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Jewish World Review Dec. 8, 2003 / 13 Kislev, 5764

Dick Morris

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Democrats have built a soft-money lifeboat


http://www.NewsAndOpinion.com | After battling with all their might for the soft-money ban that is included in the McCain-Feingold bill, the Democrats, led by Bill and Hillary Clinton, are subverting the purpose of the legislation, consigning it to the dustbin of campaign-finance reforms.

After McCain-Feingold passed, a funny thing happened. The Democrats discovered they weren't as good as Republicans are at raising hard money. At $2,000 per person, they could only come up with $66.5 million through the end of September of this year. In the same period, the Republicans raised $158 million.

So the Democratic Party, led by Clinton operative Harold Ickes, has catalyzed the formation of Americans Coming Together (ACT), an independent-expenditure organizations that hopes to raise and spend $94 million defeating Bush in 2004. To get it going, billionaire financier George Soros and Peter B. Lewis, chairman of Progressive Corp., each donated $10 million to the kitty.

Democrats dressed up their pursuit of soft money in previous elections as a necessary device to match Republican fundraising. Even as McCain-Feingold was passing, both parties raced to rake in all the soft contributions they could before the president signed the bill banning them.

But this current effort is not preceded by any Republican provocation. The GOP has not established the soft-money answer to ACT (although it now inevitably will do so). This evasion of the campaign-finance law is a unilateral act by the same political party that led the fight against soft money.

Just as Clinton's use of soft money in 1996 to pay for his early campaign advertisements (rejecting my advice to turn down federal financing and its limits on hard-money spending) was the death knell of the post-Watergate reforms, so ACT dooms the newly enacted McCain-Feingold.

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It's bad enough that the new legislation allows legitimate independent groups such as the AFL-CIO on the left or the American Medical Association on the right to spend whatever they want in soft money to influence elections. But to create a phony group just for the purpose of taking soft money for campaign advertisements, amounts to a deliberate scuttling of the new reforms.

The independent-expenditure effort amounts to more than just an attempt to continue to live off the soft money the Democrats had battled to ban. It is a virtual abandonment of the Democratic National Committee (DNC) as the central vehicle for the party's campaign next year. Rather than stick with the hard-money-hobbled DNC, with all its limitations, reporting requirements and donation limits, Ickes and Co. are counting on ACT to free them from those bounds.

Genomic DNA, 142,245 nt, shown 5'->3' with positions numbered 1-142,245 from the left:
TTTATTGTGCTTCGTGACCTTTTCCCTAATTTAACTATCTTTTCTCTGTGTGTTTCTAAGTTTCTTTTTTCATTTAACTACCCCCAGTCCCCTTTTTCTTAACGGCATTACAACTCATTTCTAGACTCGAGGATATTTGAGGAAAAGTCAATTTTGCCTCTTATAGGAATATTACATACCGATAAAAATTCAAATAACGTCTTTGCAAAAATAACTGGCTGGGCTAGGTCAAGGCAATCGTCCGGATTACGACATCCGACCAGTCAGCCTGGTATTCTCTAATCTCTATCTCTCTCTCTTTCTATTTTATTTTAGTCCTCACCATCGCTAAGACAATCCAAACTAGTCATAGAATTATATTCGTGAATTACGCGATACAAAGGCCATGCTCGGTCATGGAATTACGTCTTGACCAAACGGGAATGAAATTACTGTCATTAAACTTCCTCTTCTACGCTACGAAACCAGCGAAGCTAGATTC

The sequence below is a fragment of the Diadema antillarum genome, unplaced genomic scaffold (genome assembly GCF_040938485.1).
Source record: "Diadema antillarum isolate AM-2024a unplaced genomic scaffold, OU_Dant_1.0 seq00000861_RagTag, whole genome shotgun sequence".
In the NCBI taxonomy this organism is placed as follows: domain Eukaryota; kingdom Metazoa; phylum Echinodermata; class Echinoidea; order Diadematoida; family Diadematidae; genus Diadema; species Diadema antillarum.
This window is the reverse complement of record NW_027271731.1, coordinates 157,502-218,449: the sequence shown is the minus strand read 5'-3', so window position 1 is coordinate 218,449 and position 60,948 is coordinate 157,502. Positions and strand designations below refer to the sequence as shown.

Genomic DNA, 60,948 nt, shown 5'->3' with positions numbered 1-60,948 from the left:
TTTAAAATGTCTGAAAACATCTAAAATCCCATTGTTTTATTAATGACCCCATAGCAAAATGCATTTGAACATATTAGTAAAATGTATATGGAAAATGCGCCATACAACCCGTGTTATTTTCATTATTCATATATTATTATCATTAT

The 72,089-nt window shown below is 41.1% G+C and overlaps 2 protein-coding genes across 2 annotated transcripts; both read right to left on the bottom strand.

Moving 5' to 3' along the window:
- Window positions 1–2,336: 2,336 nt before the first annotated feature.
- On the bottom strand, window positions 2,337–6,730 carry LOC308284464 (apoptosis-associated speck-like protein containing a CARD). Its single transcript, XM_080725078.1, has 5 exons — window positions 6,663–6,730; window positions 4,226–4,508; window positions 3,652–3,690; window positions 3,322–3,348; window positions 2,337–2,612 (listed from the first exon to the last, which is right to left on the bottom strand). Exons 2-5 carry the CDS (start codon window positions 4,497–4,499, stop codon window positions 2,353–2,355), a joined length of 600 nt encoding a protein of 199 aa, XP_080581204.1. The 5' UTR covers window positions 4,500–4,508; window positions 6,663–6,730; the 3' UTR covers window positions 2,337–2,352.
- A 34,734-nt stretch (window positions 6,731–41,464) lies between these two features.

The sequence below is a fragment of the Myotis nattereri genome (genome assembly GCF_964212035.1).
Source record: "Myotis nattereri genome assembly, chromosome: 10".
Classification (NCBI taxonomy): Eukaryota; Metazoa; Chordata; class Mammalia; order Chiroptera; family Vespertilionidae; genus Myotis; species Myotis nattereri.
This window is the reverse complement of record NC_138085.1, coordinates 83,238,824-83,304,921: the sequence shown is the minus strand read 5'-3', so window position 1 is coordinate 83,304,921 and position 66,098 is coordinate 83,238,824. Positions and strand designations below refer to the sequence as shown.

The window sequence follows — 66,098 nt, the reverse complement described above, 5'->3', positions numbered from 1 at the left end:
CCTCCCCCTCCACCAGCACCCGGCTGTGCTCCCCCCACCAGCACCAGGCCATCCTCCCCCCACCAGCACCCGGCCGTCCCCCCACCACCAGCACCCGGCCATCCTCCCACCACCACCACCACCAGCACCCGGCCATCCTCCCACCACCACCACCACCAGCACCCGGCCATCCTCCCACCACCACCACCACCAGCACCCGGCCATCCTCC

In effect, they have created an off-the-shelf, unregulated, uncontrolled, soft-money vehicle to run the campaign in 2004. Without the reporting obligations that the DNC has, the independent-expenditure organization can fund anything it wants - overt or covert - to advance the party agenda in 2004.

Soros's and Lewis's donations represent the most aggressive attempt by one or two men to take over the political system with their money since Steven Forbes tried it in 1996 and H. Ross Perot in 1992. But those two efforts at least had the saving grace of ego behind them. They were efforts by individuals to use their own wealth to achieve their political ambitions. The Soros and Lewis efforts are designed to use extraordinary wealth to control the outcome of democratic elections.

Where Ickes is, Bill and Hillary are never far behind. Harold would never have launched this effort without the backing, support, encouragement and perhaps the suggestion of the Clintons. With Howard Dean about to take over the Democratic Party machinery, the Clintons need an alternative vehicle to exercise control over the apparatus. They need a slush fund to channel money to favored candidates and to pick up the tab for their expenses.

DNC Chairman Terry McAuliffe, while always willing, is limited in what he can raise in hard money, so Ickes was sent off to build a soft-money escape vehicle into which they could all pile if Dean's barbarians at the gate burst in.

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JWR contributor Dick Morris is the author of, among others, Off with Their Heads: Traitors, Crooks & Obstructionists in American Politics, Media & Business" Comment by clicking here.

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